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Beer sales going flat: ABS

Bartender Caitlin Campbell shows off the pub’s beer variety and the now popular white wine.
Bartender Caitlin Campbell shows off the pub’s beer variety and the now popular white wine. Kevin Farmer

BEER guzzling may be the lowest it has ever been in 62 years, but The Spotted Cow’s publican Phil Coorey is not worried.

He admitted beer sales were a bit flat compared to what they were many years ago but said “times do change”.

“We know beer is tough, so we’re putting a lot more thought into it,” he said of the 100 beers on tap at The Spotted Cow and the Milking the Cow festival this weekend.

Australian Bureau of Statistics data shows beer consumption currently to be the lowest since 1948 and the average Australian beer lover only drinks about one six-pack a week.

However, wine consumption has risen in the last financial year.

“We’re seeing more white wine now, even in winter, which is the red wine killer,” Mr Coorey said.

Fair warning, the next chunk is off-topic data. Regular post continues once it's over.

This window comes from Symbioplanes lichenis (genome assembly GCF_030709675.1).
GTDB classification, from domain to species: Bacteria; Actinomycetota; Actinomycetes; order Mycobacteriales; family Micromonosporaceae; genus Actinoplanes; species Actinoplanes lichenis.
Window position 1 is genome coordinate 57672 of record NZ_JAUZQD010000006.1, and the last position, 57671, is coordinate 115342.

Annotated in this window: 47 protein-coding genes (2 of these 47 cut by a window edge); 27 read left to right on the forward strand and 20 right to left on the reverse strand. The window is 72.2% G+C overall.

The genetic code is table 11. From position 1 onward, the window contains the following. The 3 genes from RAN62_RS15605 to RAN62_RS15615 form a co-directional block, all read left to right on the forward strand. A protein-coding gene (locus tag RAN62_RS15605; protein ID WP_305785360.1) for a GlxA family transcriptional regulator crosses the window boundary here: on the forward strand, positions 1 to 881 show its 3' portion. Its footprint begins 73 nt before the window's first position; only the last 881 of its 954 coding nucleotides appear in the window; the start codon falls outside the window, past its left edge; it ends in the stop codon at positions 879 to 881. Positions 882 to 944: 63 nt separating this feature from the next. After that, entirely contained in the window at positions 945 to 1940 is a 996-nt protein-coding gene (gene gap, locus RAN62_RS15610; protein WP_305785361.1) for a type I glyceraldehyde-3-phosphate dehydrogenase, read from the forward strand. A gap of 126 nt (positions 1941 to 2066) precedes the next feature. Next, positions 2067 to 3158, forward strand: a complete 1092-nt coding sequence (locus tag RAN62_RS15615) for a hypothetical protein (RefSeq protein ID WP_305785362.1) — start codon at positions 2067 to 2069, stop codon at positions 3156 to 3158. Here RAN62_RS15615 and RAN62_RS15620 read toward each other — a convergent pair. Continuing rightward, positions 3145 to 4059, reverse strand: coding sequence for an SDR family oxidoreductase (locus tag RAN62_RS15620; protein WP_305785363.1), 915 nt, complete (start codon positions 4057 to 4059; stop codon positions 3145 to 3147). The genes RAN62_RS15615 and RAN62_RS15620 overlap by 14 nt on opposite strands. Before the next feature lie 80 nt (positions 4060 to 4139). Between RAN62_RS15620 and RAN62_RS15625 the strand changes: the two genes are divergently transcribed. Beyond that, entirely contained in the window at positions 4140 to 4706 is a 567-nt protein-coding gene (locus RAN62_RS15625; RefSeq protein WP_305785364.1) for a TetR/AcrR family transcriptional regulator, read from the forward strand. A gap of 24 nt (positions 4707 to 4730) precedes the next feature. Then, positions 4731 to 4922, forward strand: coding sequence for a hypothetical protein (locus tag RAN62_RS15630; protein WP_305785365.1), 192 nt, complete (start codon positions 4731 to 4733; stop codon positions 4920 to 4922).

“Moscatos are really popular and you can get many that don’t have a high alcohol content.”

He attributed the current Australian beer fall-out not to the country’s expanding waistlines, but to the tough economic times we live in.

“When times get tough, you take out the good things in life and the first thing you cut back is always alcohol,” he said.

He also thought variety was a problem.

Overseas beer was stronger and cheaper and the popularity of cocktails was on the rise.

“Variety has got to be the spice of life,” he said.

“And I think the government messages are really hitting in.”

 

Topics:  australian bureau of statistics the spotted cow


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